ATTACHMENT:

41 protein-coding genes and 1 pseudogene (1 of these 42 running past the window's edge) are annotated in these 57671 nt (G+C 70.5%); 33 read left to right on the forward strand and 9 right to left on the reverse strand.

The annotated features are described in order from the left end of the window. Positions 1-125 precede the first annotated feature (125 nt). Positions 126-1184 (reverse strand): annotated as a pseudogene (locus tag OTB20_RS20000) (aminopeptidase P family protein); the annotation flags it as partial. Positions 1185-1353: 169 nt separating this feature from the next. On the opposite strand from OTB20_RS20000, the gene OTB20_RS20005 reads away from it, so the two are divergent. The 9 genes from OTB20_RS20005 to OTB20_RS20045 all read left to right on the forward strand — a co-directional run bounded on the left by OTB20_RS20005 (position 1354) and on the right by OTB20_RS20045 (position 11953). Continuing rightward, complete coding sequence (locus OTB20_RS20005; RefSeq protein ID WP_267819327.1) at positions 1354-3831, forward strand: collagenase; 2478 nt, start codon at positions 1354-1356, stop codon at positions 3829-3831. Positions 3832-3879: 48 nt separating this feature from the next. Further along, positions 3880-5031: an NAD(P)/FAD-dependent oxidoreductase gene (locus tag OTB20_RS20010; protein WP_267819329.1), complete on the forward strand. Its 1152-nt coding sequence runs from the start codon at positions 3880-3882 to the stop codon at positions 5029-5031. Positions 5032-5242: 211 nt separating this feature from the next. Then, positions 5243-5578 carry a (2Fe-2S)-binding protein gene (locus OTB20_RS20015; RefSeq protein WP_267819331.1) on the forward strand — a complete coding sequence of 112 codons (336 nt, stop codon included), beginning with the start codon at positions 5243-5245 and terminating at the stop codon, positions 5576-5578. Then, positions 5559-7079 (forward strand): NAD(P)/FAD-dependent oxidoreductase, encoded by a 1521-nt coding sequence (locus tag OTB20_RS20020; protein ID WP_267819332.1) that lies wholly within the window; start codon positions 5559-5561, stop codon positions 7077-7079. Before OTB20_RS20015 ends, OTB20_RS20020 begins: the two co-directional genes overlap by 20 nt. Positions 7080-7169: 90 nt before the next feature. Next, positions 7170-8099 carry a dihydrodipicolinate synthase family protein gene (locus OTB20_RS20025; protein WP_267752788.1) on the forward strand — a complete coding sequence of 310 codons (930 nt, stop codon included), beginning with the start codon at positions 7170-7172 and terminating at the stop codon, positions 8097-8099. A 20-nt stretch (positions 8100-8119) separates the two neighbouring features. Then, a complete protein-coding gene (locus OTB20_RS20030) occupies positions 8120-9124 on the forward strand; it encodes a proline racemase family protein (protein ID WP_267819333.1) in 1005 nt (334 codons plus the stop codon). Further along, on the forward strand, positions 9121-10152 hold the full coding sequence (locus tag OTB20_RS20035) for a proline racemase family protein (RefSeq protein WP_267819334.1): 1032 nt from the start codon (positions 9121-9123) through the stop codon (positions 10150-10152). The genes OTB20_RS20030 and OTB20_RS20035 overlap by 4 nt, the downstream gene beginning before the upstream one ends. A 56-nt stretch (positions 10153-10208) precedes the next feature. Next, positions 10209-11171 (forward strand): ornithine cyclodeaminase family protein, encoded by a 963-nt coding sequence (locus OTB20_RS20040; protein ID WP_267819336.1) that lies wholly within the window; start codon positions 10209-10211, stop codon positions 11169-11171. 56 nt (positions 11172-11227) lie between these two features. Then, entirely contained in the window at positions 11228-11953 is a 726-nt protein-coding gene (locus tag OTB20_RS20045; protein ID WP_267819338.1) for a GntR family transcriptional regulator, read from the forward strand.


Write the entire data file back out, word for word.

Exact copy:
41 protein-coding genes and 1 pseudogene (1 of these 42 running past the window's edge) are annotated in these 57671 nt (G+C 70.5%); 33 read left to right on the forward strand and 9 right to left on the reverse strand.

The annotated features are described in order from the left end of the window. Positions 1-125 precede the first annotated feature (125 nt). Positions 126-1184 (reverse strand): annotated as a pseudogene (locus tag OTB20_RS20000) (aminopeptidase P family protein); the annotation flags it as partial. Positions 1185-1353: 169 nt separating this feature from the next. On the opposite strand from OTB20_RS20000, the gene OTB20_RS20005 reads away from it, so the two are divergent. The 9 genes from OTB20_RS20005 to OTB20_RS20045 all read left to right on the forward strand — a co-directional run bounded on the left by OTB20_RS20005 (position 1354) and on the right by OTB20_RS20045 (position 11953). Continuing rightward, complete coding sequence (locus OTB20_RS20005; RefSeq protein ID WP_267819327.1) at positions 1354-3831, forward strand: collagenase; 2478 nt, start codon at positions 1354-1356, stop codon at positions 3829-3831. Positions 3832-3879: 48 nt separating this feature from the next. Further along, positions 3880-5031: an NAD(P)/FAD-dependent oxidoreductase gene (locus tag OTB20_RS20010; protein WP_267819329.1), complete on the forward strand. Its 1152-nt coding sequence runs from the start codon at positions 3880-3882 to the stop codon at positions 5029-5031. Positions 5032-5242: 211 nt separating this feature from the next. Then, positions 5243-5578 carry a (2Fe-2S)-binding protein gene (locus OTB20_RS20015; RefSeq protein WP_267819331.1) on the forward strand — a complete coding sequence of 112 codons (336 nt, stop codon included), beginning with the start codon at positions 5243-5245 and terminating at the stop codon, positions 5576-5578. Then, positions 5559-7079 (forward strand): NAD(P)/FAD-dependent oxidoreductase, encoded by a 1521-nt coding sequence (locus tag OTB20_RS20020; protein ID WP_267819332.1) that lies wholly within the window; start codon positions 5559-5561, stop codon positions 7077-7079. Before OTB20_RS20015 ends, OTB20_RS20020 begins: the two co-directional genes overlap by 20 nt. Positions 7080-7169: 90 nt before the next feature. Next, positions 7170-8099 carry a dihydrodipicolinate synthase family protein gene (locus OTB20_RS20025; protein WP_267752788.1) on the forward strand — a complete coding sequence of 310 codons (930 nt, stop codon included), beginning with the start codon at positions 7170-7172 and terminating at the stop codon, positions 8097-8099. A 20-nt stretch (positions 8100-8119) separates the two neighbouring features. Then, a complete protein-coding gene (locus OTB20_RS20030) occupies positions 8120-9124 on the forward strand; it encodes a proline racemase family protein (protein ID WP_267819333.1) in 1005 nt (334 codons plus the stop codon). Further along, on the forward strand, positions 9121-10152 hold the full coding sequence (locus tag OTB20_RS20035) for a proline racemase family protein (RefSeq protein WP_267819334.1): 1032 nt from the start codon (positions 9121-9123) through the stop codon (positions 10150-10152). The genes OTB20_RS20030 and OTB20_RS20035 overlap by 4 nt, the downstream gene beginning before the upstream one ends. A 56-nt stretch (positions 10153-10208) precedes the next feature. Next, positions 10209-11171 (forward strand): ornithine cyclodeaminase family protein, encoded by a 963-nt coding sequence (locus OTB20_RS20040; protein ID WP_267819336.1) that lies wholly within the window; start codon positions 10209-10211, stop codon positions 11169-11171. 56 nt (positions 11172-11227) lie between these two features. Then, entirely contained in the window at positions 11228-11953 is a 726-nt protein-coding gene (locus tag OTB20_RS20045; protein ID WP_267819338.1) for a GntR family transcriptional regulator, read from the forward strand.